Health & Beauty

Aging Today - How Long Do You Expect to Live?

aging, life expectancy, age 55, longer lives, senior years, milestone birthdays, centenarians, middle-aged, old, senior citizen, senior living arrangements, assisted living, in-home help, nursing care, services for seniorsAccording to Stats Canada, in 1921, life expectancy for a person who made it to age 55, was another 20 years (to age 75). With more Canadians living longer lives, often well into their senior years and reaching milestone birthdays like 90 or even 100 years of age, it begs the question:

How long do you expect to live?

And a host of follow up questions that may be too scary for most folks to think about, when faced with the potential for living longer than we had anticipated. Today, a 55-year-old can expect to live an additional 29 years (to age 84), a gain of nine years over the past 90 years. According to the 2011 census, centenarians were the second fastest growing age group in Canada!

Back in 1901, a newborn could only be expected to live to the (average) age of 60, making them middle-aged at age 30, and considered old at 50. Just 20 years later (1921), that life expectancy rose to 74 years of age, with 65 being considered a senior citizen. By 2001, the life expectancy for newborns had jumped to 80 years of age. Now (as of 2014) with the average life expectancy (in Canada) for men at age 80 and women at age 84, 50 is no longer considered old; middle-aged maybe, but not old.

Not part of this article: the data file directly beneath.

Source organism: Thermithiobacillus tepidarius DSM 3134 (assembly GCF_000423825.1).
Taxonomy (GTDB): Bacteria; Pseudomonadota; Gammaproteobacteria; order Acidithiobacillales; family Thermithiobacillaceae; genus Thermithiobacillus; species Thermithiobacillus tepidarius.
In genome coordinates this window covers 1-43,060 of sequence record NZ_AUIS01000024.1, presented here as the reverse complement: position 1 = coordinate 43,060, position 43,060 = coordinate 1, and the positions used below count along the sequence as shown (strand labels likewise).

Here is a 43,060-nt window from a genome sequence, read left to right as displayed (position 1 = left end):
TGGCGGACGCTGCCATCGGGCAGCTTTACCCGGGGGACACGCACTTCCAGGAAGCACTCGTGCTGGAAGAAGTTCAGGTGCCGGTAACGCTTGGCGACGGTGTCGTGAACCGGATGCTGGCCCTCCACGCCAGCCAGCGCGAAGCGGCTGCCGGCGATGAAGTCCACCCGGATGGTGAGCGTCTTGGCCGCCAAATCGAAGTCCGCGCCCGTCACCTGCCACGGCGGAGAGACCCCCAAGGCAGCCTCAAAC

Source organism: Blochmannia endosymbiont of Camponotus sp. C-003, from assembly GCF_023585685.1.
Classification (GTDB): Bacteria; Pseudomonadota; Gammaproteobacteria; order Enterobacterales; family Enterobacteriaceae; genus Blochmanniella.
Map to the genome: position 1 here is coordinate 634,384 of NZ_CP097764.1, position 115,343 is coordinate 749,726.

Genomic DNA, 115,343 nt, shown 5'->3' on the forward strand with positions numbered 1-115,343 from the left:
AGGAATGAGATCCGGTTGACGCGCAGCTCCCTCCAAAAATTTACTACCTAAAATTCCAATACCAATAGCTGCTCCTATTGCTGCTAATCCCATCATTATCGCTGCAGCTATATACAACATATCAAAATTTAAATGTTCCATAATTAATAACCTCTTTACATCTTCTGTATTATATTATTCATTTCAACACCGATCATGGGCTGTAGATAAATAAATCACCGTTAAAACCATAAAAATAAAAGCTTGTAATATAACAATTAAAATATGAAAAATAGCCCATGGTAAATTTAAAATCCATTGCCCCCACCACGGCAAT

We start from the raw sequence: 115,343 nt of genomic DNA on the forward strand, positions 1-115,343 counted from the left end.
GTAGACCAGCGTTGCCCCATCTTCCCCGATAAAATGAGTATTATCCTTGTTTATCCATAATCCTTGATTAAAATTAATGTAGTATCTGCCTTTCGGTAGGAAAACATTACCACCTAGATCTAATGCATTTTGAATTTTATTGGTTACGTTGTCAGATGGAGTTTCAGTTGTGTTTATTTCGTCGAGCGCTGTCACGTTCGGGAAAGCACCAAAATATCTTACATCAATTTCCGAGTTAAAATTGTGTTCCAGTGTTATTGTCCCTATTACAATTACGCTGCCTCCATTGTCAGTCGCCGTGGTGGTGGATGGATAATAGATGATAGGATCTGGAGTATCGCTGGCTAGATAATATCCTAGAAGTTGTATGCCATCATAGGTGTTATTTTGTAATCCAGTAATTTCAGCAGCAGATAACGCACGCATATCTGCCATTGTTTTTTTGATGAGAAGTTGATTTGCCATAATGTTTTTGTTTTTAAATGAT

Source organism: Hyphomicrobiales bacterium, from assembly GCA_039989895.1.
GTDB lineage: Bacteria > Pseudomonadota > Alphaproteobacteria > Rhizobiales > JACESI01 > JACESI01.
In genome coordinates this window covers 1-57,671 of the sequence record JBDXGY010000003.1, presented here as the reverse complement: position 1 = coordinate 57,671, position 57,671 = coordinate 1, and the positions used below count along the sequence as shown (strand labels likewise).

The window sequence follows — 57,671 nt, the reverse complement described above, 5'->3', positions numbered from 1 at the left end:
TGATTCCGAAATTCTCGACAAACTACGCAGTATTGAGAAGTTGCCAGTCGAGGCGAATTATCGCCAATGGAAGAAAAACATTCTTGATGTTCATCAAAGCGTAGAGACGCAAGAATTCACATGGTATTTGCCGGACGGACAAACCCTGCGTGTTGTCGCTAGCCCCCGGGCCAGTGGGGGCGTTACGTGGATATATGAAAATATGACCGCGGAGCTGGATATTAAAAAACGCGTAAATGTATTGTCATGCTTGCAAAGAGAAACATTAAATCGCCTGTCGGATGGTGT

These life expectancy increases in the past 100+ years reflect gains made in the 20th century driven by the development of childhood immunization against infectious diseases, scientific discoveries such as penicillin and insulin, and in the latter part of the decade, new approaches in health care, illness prevention, social programs, etc. Who knows what advances will be made in the coming years, with the money spent funding research into cancer, heart disease, and other major causes of death (premature or otherwise)?

Now, how long do you expect to live?

Here's some of those uncomfortable follow-up questions for those of us that now expect to be long-lived senior citizens:

  • What will your senior living arrangements be and where will you live?
  • How will your health be in your senior years?
  • Will you need in-home help or nursing care?
  • What services for seniors might you require?

Anita Hamilton

Baby boomer Anita Hamilton has always been interested in the "real people" stories behind the characters that create and inhabit the world of music, books, movies, television shows, current events, history, etc. A lifelong love of research (ok, nosiness) and writing, combined with a loving and supportive family (complete with 3 mini-dachshund minions), keeps her busy.

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